The University of Kentucky's College of Agriculture planted seeds at the 2010 Alltech FEI World Equestrian Games that could result in a bumper crop of new students.
More than 230 potential students left contact information at the UK pavilion at the Games, the majority interested in the school's equine degrees, according to Jason Headrick, director of student relations.
The college was pleasantly surprised that so many teenagers sought out information.
"We really didn't know who was going to visit the Games, whether it would be Kentucky students or others," Headrick said.
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About 7 percent of the inquiries came from outside the United States. Interest came from Australia, Costa Rica, Columbia, Canada, Argentina and Mexico, he said.
During 16 days of equestrian competitions in reining, dressage, jumping, eventing, vaulting, paradressage, endurance and four-in-hand combined carriage driving, more than half a million visitors from all over the world came to the Kentucky Horse Park in Lexington.
That gave UK access to an international pool of horse lovers, an opportunity educators were eager to take advantage of.
"The whole event was a celebration of the equine. Not just Lexington, but the world. If we can get one out-of-state student, that helps the diversity of the program," Headrick said.
UK's undergraduate equine degree program, which has been in place since 2009, has about 168 students in two four-year programs — a science-based track and a business/marketing track.
But UK is hardly alone. Kentucky has become something of a hub of equine education with at least nine schools around the state offering various types of courses and/or degrees, and they all were eager to participate in the Games.
Rich Wilcke, director of the University of Louisville's 24-year-old Equine Industry Program in that school's business college, said that the Council on Post-Secondary Education was looking for ways to get involved in the Games and hit upon the state's equine courses.
"It was important that Kentucky schools be represented at the World Equestrian Games," Wilcke said.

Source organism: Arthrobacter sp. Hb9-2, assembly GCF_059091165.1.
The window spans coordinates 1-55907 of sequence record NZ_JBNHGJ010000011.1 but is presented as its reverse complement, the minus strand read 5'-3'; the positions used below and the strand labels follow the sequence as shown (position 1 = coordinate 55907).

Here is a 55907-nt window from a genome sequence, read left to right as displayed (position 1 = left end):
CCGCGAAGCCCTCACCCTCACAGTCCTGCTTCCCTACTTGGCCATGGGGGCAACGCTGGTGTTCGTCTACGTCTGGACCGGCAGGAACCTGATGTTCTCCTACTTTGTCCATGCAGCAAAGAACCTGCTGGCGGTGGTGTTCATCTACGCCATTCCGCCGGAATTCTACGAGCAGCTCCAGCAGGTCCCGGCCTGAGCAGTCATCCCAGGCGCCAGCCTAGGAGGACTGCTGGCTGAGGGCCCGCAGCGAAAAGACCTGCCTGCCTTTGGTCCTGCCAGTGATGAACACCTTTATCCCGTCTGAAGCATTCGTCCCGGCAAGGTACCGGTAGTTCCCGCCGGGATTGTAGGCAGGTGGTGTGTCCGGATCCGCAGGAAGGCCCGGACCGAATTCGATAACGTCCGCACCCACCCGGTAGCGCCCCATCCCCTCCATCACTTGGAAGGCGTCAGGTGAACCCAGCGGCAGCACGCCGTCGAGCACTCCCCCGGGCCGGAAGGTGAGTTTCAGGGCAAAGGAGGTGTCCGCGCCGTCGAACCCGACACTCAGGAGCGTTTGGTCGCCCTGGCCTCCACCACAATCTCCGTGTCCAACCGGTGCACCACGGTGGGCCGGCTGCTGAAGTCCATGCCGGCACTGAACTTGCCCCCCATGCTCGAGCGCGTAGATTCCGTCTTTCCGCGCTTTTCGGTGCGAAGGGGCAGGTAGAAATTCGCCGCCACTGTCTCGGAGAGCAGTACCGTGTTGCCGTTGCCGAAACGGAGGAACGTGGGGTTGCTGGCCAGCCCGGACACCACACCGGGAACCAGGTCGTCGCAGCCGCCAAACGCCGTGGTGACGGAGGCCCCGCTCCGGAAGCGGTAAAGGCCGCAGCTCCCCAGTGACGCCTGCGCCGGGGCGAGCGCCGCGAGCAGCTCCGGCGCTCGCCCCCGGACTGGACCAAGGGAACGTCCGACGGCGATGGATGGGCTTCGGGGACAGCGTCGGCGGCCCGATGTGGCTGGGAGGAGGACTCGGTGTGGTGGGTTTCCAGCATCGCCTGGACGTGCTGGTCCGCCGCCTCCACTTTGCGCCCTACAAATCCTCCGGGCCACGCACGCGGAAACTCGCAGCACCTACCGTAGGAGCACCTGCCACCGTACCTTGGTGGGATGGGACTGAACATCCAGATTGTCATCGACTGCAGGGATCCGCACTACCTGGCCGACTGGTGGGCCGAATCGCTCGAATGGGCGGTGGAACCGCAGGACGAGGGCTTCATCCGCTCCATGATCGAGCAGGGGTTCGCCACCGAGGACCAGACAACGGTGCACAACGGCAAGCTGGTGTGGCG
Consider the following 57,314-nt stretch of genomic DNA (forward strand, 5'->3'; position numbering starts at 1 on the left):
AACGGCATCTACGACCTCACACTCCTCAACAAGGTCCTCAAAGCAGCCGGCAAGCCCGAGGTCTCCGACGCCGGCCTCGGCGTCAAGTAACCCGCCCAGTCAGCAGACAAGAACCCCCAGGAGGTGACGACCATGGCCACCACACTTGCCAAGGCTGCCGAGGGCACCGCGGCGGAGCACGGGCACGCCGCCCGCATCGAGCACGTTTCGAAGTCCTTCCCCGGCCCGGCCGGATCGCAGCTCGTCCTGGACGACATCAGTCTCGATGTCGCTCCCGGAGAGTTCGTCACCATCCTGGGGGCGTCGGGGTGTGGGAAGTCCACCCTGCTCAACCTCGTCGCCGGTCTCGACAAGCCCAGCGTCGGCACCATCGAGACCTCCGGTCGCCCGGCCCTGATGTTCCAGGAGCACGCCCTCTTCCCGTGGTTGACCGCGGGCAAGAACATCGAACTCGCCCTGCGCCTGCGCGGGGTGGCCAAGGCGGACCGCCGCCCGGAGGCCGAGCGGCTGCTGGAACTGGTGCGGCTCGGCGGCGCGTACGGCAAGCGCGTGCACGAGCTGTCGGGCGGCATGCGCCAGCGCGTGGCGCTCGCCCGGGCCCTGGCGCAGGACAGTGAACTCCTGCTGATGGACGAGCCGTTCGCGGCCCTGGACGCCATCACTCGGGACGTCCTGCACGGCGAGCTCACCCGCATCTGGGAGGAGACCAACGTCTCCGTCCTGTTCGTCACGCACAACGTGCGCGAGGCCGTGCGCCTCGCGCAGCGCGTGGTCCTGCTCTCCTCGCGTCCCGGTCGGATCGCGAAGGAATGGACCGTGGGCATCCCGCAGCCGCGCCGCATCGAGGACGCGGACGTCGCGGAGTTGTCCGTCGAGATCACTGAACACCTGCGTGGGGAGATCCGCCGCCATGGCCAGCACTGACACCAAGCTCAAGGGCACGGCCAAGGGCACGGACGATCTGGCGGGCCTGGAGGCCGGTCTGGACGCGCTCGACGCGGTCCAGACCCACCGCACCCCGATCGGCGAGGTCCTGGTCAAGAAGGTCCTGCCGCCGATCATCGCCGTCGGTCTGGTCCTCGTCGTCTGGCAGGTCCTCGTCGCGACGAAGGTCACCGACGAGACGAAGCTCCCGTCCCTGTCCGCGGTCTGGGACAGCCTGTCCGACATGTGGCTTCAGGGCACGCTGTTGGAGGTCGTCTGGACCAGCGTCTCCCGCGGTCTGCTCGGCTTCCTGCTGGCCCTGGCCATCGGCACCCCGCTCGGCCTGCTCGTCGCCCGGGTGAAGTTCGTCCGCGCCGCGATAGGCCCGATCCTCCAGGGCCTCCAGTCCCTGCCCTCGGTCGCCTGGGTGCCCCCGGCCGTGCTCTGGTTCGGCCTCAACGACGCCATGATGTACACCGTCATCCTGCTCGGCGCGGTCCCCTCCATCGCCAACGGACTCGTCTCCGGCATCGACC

But separate booths for each school would have been cost-prohibitive, he said. So UK and U of L jointly paid for a booth and invited everybody to join under the banner of the Equine Education Consortium.
"It makes sense to pool our resources," Wilcke said. And each school offers something a little bit different, so students can look for what suits them, he said.
"Who knows how many students will come? Having the WEG in Kentucky reinforced Kentucky's role as the epicenter of the industry, that that's where all the horse activity is," Wilcke said.
Elizabeth Catron, program coordinator at Georgetown College, said she was surprised at the traffic at the consortium's booth in the Equine Village.
"There was a lot more interest than we actually expected. I met a girl from Russia who was looking at a Kentucky college," Catron said. "It was surprising to see that many people there with that on their minds. We even had a lot of young ones, too. ... It will be interesting to see what the result is over the next few years."
The Games are already drawing new people to the schools. During the weeks of the competitions, Midway College had almost a dozen student visits to its campus, said Janice Holland, who teaches equine nutrition at Midway.
"It was a great way to showcase Kentucky and the Kentucky equine education," Holland said. "It wasn't just WEG itself. There was so much advertising ... and a tremendous amount of press."
The schools debuted the consortium at the Rolex Kentucky Three-Day Event in April and hope to be able to continue working together, Holland said.
"I would love to see us be able to take it to other conferences inside and outside Kentucky," she said.
Bob Coleman, head of UK's equine degree program, said the consortium plans to be at the annual conventions of the Kentucky Cattlemen's Association, the Burley Tobacco Growers Cooperative and the Kentucky Horse Council in January, and is looking at opportunities in Ohio.
The consortium gives all the schools a chance to shine by answering questions about what potential students are interested in, he said.
Among the most frequent queries: "Can I bring my horse to school with me?" and questions about riding opportunities at college.
"There are lots of choices on the activity side," Coleman said. "If you have someone who says they really want to be on a rodeo team, then UK wouldn't be the one to look at. Murray would be; they have a great rodeo team."
The bottom line: Students coming to Kentucky for an education need to look at which school offers what they want so they can get in the right program.
"We have our niches. Everybody has something to work with. There's a host of expertise across the state," Coleman said. "We want students to succeed. And students succeeding helps the horse industry."